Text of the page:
Zika Virus: Will the Olympic/Paralympic Games be affected?

The confusion surrounding the Zika Virus outbreak in the Americas is underlined by the fact that nobody knows how many people have been infected, mainly because many do not show any symptoms at all. With thousands of cases of microcephaly and immune system damage being reported, what are the consequences for the Rio Olympics?

Brazil is at war

The focus of the infection is on Brazil due to the statistics involved in a country with a population of 200 million. The estimates are that between 500,000 and 1.5 million Brazilians were infected over the last year by the virus carried by the Aedes mosquito. President Dilma has declared that while the mosquitoes are multiplying, the war is being lost. While public transportation vehicles carry posters with a picture of a giant mosquito and the words "Mosquitoes can kill" most people infected suffer mild flu-like symptoms, which last for between two to seven days, if any at all. The Brazilian Health Ministry has confirmed that in 80 per cent of cases, there are no symptoms at all, while in the rest, there is a fever, rash, aching joints, headache, a general feeling of malaise and weakness and conjunctivitis.

However, there has been a massive increase in cases of microcephaly, from 150 cases in Brazil in 2014 to 4.180 suspected cases, although the scientific community is still trying to establish a definitive link between the virus in the pregnant mother and the baby - it is thought that the virus can in some (few) cases pass through the placenta and affect the child. To date there are six confirmed cases of microcephaly caused by Zika virus but there are other causes, namely exposure to radiation, syphilis, German measles, toxoplasmosis and drug use.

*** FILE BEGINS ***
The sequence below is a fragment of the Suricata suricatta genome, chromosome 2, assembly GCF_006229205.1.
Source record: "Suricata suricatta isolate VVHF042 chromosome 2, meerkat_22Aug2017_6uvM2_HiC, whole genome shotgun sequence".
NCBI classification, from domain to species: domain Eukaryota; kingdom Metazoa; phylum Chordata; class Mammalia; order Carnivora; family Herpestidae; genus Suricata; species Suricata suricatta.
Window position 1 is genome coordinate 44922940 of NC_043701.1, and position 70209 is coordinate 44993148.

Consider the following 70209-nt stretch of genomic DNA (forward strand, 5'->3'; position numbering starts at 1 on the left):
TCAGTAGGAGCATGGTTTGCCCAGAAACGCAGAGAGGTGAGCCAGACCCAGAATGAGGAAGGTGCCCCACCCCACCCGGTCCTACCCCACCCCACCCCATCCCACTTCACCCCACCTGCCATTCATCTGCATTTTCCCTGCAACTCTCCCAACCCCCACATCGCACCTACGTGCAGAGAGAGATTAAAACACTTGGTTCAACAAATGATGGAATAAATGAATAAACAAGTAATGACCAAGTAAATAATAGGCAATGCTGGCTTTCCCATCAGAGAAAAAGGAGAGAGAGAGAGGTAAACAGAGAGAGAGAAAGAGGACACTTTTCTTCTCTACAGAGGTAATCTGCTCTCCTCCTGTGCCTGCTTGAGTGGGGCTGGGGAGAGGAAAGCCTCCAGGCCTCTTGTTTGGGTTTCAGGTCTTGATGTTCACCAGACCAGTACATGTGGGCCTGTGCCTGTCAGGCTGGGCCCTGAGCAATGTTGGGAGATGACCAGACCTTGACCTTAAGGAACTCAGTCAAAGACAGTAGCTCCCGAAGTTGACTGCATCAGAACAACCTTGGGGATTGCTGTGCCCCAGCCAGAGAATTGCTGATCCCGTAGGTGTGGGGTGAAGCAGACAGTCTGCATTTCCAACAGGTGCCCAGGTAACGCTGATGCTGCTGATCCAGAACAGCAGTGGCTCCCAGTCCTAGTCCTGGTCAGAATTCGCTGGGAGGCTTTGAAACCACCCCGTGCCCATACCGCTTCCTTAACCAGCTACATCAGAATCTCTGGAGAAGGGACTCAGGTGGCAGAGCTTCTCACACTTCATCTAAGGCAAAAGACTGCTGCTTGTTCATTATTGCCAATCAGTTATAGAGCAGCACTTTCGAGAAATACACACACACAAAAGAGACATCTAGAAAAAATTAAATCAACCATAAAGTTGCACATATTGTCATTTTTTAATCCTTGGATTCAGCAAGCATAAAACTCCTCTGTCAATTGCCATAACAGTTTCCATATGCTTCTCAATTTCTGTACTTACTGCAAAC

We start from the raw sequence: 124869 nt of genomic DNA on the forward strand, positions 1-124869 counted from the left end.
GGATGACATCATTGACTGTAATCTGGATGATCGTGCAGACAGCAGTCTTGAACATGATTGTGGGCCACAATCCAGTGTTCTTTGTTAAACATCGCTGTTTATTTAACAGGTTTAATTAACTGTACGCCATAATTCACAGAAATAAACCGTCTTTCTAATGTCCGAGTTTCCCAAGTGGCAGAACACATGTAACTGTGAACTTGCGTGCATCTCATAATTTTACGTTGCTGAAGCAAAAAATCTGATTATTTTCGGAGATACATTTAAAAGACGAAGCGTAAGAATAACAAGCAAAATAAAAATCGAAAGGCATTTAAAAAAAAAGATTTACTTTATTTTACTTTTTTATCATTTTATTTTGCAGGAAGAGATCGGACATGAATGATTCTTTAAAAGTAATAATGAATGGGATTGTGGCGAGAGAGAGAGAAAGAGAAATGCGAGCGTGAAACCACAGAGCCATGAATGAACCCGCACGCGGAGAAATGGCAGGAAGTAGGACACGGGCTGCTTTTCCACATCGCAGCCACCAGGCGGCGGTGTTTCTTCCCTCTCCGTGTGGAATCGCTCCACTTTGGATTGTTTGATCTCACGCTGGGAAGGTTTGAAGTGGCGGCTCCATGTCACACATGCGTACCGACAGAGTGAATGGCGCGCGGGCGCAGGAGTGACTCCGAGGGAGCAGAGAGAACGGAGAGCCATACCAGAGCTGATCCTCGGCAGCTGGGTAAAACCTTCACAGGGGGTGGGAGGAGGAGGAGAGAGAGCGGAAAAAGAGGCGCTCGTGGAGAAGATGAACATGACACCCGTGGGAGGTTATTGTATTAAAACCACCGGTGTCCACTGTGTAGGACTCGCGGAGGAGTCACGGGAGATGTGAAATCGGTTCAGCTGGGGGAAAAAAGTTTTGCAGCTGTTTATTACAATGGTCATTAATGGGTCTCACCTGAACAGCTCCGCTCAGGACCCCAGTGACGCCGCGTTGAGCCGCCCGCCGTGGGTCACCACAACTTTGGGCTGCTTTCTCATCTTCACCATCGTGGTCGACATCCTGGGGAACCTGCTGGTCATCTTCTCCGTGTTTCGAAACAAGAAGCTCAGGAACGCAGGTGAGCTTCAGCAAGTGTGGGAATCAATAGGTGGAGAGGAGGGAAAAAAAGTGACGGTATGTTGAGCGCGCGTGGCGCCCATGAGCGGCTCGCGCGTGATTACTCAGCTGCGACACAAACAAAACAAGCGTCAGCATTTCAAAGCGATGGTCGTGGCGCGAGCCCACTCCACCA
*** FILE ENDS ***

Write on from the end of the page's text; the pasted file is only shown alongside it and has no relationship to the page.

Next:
More alarmingly, there have been cases of auto-immune disturbances reportedly linked to Zika virus

 Reservoir unknown

While the reservoir of Zika vírus is unknown, the vector, or method of transmission, is the infected mosquito biting its victim, or the mother passing the virus to the child. A "healthy" mosquito can transmit the virus after biting an infected person. The Aedes mosquitoes, which also transmit Chikungunya, Yellow fever and Dengue fever, usually bite at dawn and dusk.

Zika virus was first identified in the Zika Forest in Uganda in 1947 in rhesus monkeys and has spread around Asia, across Polynesia and to the Americas, first to Peru, then across to Brazil and up through the Caribbean and Central America.


The 2016 Olympic and Paralympic Games in Rio de Janeiro (XXXI Olympiad) from August 5 to 21 are an obvious focal point of concern. However, given that only 20 per cent of victims suffer any symptoms at all, and given that the vast majority of complications are centered around pregnant women and their babies, the bottom line at this point in time would be go to the Olympics, unless you are pregnant.

Timothy Bancroft-Hinchey


([email protected])


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*Timothy Bancroft-Hinchey has worked as a correspondent, journalist, deputy editor, editor, chief editor, director, project manager, executive director, partner and owner of printed and online daily, weekly, monthly and yearly publications, TV stations and media groups printed, aired and distributed in Angola, Brazil, Cape Verde, East Timor, Guinea-Bissau, Portugal, Mozambique and São Tomé and Principe Isles; the Russian Foreign Ministry publication Dialog and the Cuban Foreign Ministry Official Publications. He has spent the last two decades in humanitarian projects, connecting communities, working to document and catalog disappearing languages, cultures, traditions, working to network with the LGBT communities helping to set up shelters for abused or frightened victims and as Media Partner with UN Women, working to foster the UN Women project to fight against gender violence and to strive for an end to sexism, racism and homophobia. A Vegan, he is also a Media Partner of Humane Society International, fighting for animal rights. He is Director and Chief Editor of the Portuguese version of Pravda.Ru.


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Author`s name Timothy Bancroft-Hinchey